"Skull bruising, monocular hematoma, blunt chest trauma, blunt stomach trauma. Anamnesis: Patient today was beaten by four security guards, since then massive headaches and pains in the stomach. Patient was brought with the RTW [rescue vehicle]." This is how the emergency reception of Hesse's Hochtaunus clinic describes what was done to 31-year-old Iranian Ajdin (name changed) on an evening in November. "
They said I had insulted Islam, beat me down and kicked me in the face," the southern Iranian, who had converted to Christianity, told Die Welt in a fading quiet voice. Almost daily he and 13 other Christians in the Obersul asylum home were insulted by Muslim refugees, especially when, with their small Bibles in hand, they went to the church service. "We expected nothing different from many of the residents, but we never thought that security guards would also despise our beliefs."
When he entered the asylum home on that fateful night and showed his refugee card, on which his nationality is indicated, according to Adjin, the guard made a strange remark: "Aaaaah, ISLAMIC Republic of Iran!", the guard said, full of appreciation. Adjin did not share the feeling - having fled from the islamist regime in Iran - and for that reason he replied: "No, only Iran."
Under the enraged gaze of the security man, who was of Turkish origin, the Iranian went into the mess hall where he was grabbed by another security guard and pushed into the corridor. There the blows rained down. "Another pushed me to the gate area, where two other guards were waiting for me, including the one who read my ID. He accused me of having said "Shit Islam". Then all four beat me, knocking me to the ground with their fists; then they kicked me in the face," said Adjin. When a second Iranian tried to intervene, he, too, was beaten down, both told "Die Welt".
When they filed a complaint for serious assault and "simple" assault at the police station, Ajdin was almost unconscious, so the emergency doctor had to drive him to the hospital with a neck brace. This is the narrative of both of the Iranians and the International Society for Human Rights (ISHR), which is following the case.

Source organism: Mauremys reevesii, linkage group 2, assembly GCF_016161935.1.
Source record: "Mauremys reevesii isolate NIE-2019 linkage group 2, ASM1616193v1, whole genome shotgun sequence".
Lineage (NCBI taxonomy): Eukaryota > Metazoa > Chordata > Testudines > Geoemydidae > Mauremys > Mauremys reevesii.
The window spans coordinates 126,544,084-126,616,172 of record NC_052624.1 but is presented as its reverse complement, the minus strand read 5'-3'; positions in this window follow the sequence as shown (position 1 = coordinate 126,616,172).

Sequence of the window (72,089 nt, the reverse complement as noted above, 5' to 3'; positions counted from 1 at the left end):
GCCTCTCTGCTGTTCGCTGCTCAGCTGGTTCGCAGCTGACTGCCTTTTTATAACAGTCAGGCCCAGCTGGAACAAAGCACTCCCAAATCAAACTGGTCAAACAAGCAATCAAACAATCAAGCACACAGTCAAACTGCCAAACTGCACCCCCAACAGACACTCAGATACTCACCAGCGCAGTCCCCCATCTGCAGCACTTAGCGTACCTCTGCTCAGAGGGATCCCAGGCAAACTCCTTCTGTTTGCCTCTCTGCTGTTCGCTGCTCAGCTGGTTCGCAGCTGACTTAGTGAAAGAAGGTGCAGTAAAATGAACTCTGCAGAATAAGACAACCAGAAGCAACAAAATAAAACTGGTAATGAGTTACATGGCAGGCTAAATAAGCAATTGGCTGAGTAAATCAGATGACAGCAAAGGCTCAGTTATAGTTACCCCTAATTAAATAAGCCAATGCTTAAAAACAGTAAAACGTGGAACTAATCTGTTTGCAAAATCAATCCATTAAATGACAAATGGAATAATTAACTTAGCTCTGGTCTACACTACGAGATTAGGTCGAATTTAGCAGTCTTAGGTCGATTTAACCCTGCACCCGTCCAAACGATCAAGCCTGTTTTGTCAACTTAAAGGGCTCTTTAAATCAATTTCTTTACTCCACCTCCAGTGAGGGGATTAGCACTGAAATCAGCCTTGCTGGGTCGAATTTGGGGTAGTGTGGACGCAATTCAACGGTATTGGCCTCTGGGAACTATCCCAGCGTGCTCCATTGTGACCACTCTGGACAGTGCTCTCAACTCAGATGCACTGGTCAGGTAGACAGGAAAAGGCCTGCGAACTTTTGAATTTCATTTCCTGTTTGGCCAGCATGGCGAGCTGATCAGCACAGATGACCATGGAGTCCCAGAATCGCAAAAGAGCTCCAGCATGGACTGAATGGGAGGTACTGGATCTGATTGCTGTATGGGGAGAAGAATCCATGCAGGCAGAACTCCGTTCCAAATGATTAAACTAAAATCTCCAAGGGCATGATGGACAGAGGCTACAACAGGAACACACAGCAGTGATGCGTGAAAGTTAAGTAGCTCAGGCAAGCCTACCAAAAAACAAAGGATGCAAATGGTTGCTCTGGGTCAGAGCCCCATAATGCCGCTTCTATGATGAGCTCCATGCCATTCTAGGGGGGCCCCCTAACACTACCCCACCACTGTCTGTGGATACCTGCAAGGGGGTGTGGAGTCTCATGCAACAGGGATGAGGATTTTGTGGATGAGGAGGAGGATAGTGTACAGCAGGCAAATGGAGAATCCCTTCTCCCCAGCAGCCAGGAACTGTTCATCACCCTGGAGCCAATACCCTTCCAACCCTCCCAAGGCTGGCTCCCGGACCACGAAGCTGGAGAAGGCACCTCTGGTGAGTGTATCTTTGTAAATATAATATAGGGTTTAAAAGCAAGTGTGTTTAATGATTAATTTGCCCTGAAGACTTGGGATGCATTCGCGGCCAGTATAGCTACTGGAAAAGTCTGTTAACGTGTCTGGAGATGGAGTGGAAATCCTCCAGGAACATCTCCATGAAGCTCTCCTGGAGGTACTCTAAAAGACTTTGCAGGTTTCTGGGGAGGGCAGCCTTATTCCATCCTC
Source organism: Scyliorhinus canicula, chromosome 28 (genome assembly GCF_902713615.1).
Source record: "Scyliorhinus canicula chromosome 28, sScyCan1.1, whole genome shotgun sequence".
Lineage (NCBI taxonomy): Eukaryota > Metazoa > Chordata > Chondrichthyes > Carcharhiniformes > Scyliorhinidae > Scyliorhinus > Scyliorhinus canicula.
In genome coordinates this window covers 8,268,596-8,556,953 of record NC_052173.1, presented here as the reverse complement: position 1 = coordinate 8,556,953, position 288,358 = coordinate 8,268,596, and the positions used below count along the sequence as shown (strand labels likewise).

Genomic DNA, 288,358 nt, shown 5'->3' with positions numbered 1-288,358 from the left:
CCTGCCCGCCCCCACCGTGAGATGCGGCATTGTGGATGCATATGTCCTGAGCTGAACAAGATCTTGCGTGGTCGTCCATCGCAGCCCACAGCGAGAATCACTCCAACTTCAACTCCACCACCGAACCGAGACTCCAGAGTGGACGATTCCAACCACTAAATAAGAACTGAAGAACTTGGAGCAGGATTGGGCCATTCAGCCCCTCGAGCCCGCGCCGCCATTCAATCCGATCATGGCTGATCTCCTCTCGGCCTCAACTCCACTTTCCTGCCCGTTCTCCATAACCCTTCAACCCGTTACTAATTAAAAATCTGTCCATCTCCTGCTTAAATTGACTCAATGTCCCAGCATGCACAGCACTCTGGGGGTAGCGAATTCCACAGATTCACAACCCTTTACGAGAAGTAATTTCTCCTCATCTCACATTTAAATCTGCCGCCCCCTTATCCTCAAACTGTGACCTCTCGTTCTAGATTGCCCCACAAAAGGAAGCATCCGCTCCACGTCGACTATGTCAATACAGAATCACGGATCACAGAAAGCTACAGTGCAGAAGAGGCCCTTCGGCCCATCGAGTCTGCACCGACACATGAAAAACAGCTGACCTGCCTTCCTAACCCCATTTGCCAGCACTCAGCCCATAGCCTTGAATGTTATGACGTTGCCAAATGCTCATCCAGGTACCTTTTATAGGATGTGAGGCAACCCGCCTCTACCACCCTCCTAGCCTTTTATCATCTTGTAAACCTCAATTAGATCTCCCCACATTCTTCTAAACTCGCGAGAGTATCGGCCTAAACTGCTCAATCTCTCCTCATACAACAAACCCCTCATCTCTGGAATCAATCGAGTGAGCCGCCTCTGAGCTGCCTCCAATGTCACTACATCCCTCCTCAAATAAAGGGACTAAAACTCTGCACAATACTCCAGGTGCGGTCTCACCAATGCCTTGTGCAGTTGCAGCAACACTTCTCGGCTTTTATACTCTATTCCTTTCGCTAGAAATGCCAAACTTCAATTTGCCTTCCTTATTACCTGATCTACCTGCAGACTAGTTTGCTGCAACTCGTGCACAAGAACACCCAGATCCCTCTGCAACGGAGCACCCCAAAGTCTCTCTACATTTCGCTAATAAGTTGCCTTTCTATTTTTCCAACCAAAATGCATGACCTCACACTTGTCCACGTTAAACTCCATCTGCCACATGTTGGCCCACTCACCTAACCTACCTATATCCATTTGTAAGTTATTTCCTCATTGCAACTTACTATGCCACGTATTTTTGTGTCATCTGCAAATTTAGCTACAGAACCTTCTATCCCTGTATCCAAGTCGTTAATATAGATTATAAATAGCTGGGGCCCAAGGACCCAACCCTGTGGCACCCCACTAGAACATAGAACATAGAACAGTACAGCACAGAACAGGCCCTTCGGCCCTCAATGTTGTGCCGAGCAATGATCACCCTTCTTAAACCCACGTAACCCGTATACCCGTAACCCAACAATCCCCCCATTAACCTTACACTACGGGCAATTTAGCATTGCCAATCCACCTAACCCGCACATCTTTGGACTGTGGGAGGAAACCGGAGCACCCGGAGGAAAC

The Hochtaunus district, as the operator of the home, replied to questions from Die Welt saying that it was aware of a "confrontation between two Iranians and security guards at the emergency accommodation in Oberursel". "As criminal complaints have been filed on both sides, no statement can be made about the actual sequence of events. We are not aware of any religiously motivated background to this confrontation," said the local council.
ISHR asylum expert Max Klingberg considers the statements of the Iranians credible and the counter-complaints filed by the security staff unjustified - also because they did not call either the police or an emergency doctor for the harm done to Ajdin. "Volunteers had to do that later," said Klingberg. "Who is supposed to be believe that an Iranian weakling attacked four robustly built security guards?"
According to Hochtaunus local council "after discussions between the management staff and the police, they were immediately removed from the work area by the security firm". The employer did not want to say where. "They were taken out of the asylum centre and are now deployed elsewhere," said All-Service managing director Peter Haller to Die Welt.